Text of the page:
Minnesota Republicans and Gov. Mark Dayton are approaching a showdown over who has the power to protect — or pollute — the state’s waters.

One of two contentious bills looming at the Legislature would give lawmakers authority over the state’s first attempt to protect drinking water from fertilizer. The second would halt the state Pollution Control Agency’s faltering effort to rewrite protections for wild rice. Together, they reflect intensifying political frustrations over some of the biggest threats to Minnesota waters and the potential impact of protecting them on some of the state’s most powerful industries.

“Too often, your state agencies have employed a ‘ready-fire-aim’ approach that leaves farmers and legislators feeling blindsided,” 41 GOP legislators said in a letter to Dayton last week explaining their support of the fertilizer bill, which passed the House on Monday.

“I am troubled by your accusations,” Dayton said in a response. His administration “has employed an open and transparent process” on the fertilizer rule, he said. He vowed to veto the bill if it passes.

The fertilizer rule has been years in the making. It’s tied to a 1989 state law that requires the state Department of Agriculture to protect groundwater from farm pollutants, and its implementation would mark the first time the state regulated farmers’ use of fertilizer. In some areas, up to 40 percent of private wells are contaminated with the nitrates that come primarily from fertilizers, and many cities face astronomical costs to remove nitrates from community systems.

“I worry that we are breaking the state with these drinking water costs,” said Rep. Rick Hansen, DFL-South St. Paul.

The rule calls for local advisory groups to encourage voluntary measures by farmers to protect aquifers. Mandatory measures would kick in several years down the road if most farmers don’t do as much as they can on their own.

Environmental groups say the rule wouldn’t do enough, because even at the lowest recommended application rates, groundwater is still contaminated by fertilizer. And they point out that the agency did change the proposed rules in response to feedback from farmers.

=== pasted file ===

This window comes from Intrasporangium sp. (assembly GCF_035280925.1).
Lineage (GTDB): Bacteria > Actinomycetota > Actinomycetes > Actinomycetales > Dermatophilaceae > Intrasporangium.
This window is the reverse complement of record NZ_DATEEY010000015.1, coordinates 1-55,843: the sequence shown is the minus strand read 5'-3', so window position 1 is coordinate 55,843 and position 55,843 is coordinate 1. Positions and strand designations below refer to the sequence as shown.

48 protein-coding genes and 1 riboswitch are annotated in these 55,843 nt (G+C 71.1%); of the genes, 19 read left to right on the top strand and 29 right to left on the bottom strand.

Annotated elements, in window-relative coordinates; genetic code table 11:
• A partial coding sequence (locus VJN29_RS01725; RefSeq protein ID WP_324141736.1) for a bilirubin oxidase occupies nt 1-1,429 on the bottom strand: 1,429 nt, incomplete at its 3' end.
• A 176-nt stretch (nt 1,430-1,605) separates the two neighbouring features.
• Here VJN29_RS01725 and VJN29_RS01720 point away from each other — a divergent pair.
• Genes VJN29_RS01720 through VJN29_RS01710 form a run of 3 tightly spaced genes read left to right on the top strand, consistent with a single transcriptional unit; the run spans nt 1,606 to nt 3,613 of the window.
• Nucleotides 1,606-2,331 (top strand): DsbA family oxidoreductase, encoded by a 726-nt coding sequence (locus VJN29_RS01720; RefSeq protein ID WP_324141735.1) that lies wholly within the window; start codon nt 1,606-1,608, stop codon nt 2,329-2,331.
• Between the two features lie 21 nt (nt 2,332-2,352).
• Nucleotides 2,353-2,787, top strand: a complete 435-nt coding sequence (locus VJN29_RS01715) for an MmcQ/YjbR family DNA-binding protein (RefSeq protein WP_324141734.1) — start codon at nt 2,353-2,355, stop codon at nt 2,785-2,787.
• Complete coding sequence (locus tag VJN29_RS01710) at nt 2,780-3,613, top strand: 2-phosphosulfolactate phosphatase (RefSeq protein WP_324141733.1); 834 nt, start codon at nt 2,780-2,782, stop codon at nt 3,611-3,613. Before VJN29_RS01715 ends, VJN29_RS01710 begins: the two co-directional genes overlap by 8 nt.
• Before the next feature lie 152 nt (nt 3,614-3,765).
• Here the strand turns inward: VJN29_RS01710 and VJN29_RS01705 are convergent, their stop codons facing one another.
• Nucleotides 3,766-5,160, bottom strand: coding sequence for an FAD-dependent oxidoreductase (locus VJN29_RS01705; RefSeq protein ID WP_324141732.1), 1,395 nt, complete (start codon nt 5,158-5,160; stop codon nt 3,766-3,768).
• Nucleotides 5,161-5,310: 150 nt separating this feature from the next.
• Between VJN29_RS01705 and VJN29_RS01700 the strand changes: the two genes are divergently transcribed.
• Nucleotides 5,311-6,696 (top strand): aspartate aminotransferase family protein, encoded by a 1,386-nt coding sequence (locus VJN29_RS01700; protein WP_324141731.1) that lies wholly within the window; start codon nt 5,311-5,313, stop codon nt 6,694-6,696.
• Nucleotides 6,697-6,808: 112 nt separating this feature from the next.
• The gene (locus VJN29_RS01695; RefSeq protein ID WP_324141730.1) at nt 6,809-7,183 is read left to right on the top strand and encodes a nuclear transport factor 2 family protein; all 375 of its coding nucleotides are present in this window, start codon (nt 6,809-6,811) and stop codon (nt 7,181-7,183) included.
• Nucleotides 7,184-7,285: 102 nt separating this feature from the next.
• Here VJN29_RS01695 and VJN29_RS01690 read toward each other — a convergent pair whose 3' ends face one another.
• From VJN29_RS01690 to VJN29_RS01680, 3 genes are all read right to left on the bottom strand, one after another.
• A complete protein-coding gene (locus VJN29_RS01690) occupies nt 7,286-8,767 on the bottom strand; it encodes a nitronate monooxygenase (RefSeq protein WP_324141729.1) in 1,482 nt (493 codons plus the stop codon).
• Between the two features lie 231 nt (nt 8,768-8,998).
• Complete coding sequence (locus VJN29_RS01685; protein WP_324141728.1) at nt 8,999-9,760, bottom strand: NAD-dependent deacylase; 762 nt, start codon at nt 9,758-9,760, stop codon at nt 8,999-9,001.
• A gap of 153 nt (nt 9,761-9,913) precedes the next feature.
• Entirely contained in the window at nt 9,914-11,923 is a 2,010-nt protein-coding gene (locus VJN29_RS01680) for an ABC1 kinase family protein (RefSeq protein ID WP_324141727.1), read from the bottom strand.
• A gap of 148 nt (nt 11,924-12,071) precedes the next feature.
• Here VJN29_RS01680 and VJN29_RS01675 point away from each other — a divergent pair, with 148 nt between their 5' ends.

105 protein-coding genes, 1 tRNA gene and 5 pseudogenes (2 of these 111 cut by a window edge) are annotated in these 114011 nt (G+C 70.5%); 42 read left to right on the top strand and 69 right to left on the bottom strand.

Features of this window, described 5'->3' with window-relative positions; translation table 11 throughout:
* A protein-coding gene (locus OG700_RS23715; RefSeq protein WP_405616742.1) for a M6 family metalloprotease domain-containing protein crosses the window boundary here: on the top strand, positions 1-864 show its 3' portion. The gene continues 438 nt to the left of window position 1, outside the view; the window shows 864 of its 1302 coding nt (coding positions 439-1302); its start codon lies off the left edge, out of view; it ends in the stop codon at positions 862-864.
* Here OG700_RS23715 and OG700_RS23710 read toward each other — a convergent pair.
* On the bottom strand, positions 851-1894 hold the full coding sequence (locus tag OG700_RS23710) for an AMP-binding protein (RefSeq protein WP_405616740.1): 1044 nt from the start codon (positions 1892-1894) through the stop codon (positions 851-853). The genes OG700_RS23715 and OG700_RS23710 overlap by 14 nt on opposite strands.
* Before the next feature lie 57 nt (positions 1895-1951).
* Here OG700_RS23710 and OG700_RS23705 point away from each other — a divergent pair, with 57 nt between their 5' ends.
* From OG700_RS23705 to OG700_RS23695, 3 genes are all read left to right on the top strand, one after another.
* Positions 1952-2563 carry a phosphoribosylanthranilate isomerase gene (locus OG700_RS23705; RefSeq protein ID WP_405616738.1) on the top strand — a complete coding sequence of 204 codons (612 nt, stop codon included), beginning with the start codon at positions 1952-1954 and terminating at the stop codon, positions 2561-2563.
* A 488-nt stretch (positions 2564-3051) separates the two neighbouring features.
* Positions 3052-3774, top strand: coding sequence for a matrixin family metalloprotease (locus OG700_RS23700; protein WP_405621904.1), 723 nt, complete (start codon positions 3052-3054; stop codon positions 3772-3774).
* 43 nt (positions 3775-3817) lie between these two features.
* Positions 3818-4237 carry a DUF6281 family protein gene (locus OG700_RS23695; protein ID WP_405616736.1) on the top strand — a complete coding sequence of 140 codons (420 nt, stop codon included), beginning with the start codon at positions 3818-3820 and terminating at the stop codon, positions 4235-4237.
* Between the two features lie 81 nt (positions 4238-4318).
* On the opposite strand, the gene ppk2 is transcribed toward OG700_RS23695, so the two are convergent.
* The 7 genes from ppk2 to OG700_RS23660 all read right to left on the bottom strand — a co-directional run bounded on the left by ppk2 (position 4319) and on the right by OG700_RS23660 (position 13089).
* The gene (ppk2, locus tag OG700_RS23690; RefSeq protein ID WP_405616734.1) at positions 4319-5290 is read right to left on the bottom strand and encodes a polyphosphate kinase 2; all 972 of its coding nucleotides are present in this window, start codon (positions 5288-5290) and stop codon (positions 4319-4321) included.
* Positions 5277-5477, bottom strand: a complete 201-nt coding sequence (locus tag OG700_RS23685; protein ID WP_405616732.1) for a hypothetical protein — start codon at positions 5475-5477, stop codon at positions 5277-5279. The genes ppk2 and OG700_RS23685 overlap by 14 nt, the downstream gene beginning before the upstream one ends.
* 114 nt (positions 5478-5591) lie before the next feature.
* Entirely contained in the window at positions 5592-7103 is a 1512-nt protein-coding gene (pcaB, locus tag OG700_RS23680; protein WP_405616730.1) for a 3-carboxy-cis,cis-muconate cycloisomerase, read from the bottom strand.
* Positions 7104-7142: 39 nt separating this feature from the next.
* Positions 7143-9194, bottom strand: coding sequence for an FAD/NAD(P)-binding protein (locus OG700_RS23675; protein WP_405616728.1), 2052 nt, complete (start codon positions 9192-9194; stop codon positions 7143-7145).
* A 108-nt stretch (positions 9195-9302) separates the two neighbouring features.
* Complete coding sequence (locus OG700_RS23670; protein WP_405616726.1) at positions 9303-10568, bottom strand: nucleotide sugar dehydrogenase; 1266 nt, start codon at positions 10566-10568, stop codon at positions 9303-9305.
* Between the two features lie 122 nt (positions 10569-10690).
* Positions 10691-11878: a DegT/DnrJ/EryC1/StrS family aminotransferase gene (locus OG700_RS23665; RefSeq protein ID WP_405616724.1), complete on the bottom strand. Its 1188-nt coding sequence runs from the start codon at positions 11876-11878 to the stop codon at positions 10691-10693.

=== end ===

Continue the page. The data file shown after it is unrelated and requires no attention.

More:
Farm groups and Republican legislators have fought the rule every step of the way.

Sen. Bill Weber, R-Luverne, chairman of the Committee on Agriculture, Rural Development and Housing Policy, said he doubts that the Agriculture Department has considered all the factors that relate to how farmers use fertilizer.

GOP lawmakers now aim to take control by prohibiting adoption of a rule — or any other groundwater protections tied to fertilizer use — unless they are approved by the Legislature.

Source of nitrates

Bill sponsor Rep. Jeff Backer, R-Browns Valley, said it’s necessary because of the “mistrust [of state government] that has developed” among farmers, and because the Agriculture Department is using faulty data. For example, he said, it has “not quantified the massive contribution of nitrates from feces like birds and wildlife.”

Scientists and state environmental officials say agriculture, not wildlife, is the source of rising nitrate levels in water.

The wild rice legislation has roots in an equally contentious history. The state began the process of rewriting it in 2015 and has spent millions of dollars researching how sulfate, a mineral salt produced by taconite mines and wastewater treatment plants, affects wild rice.

Scientists say sulfate is just as harmful to other plants and plays a key role in how mercury gets into the aquatic food chain, where it contaminates game fish like walleye.

“If you knock out wild rice, you knock out a lot of other stuff too,” said Daniel Engstrom, a senior scientist with the St. Croix Watershed Research Station who’s studied the aquatic chemistry of sulfate and mercury.

The state-proposed plan relies on a chemical formula that would be applied to each body of water that contains wild rice, but it was largely thrown out earlier this year by an administrative law judge as too complicated and impossible to enforce.

Engstrom and state environmental officials say that the science underlying the rule is sound, and the biological processes on how sulfate harms wild rice is well understood. It should form the basis for a rule to protect wild rice, they say. Legislators, however, say it’s time for the agency to start over and to consider other steps that might improve the fate of Minnesota’s state grain.

In the meantime, the proposed bill would prevent the state from adopting or enforcing any standard until the completion of a new rule-making process.

“Everyone agrees we need to protect wild rice,” said bill sponsor Rep. Bill Lueck, R-Aitkin. “But go back to the beginning. Let’s get this right.”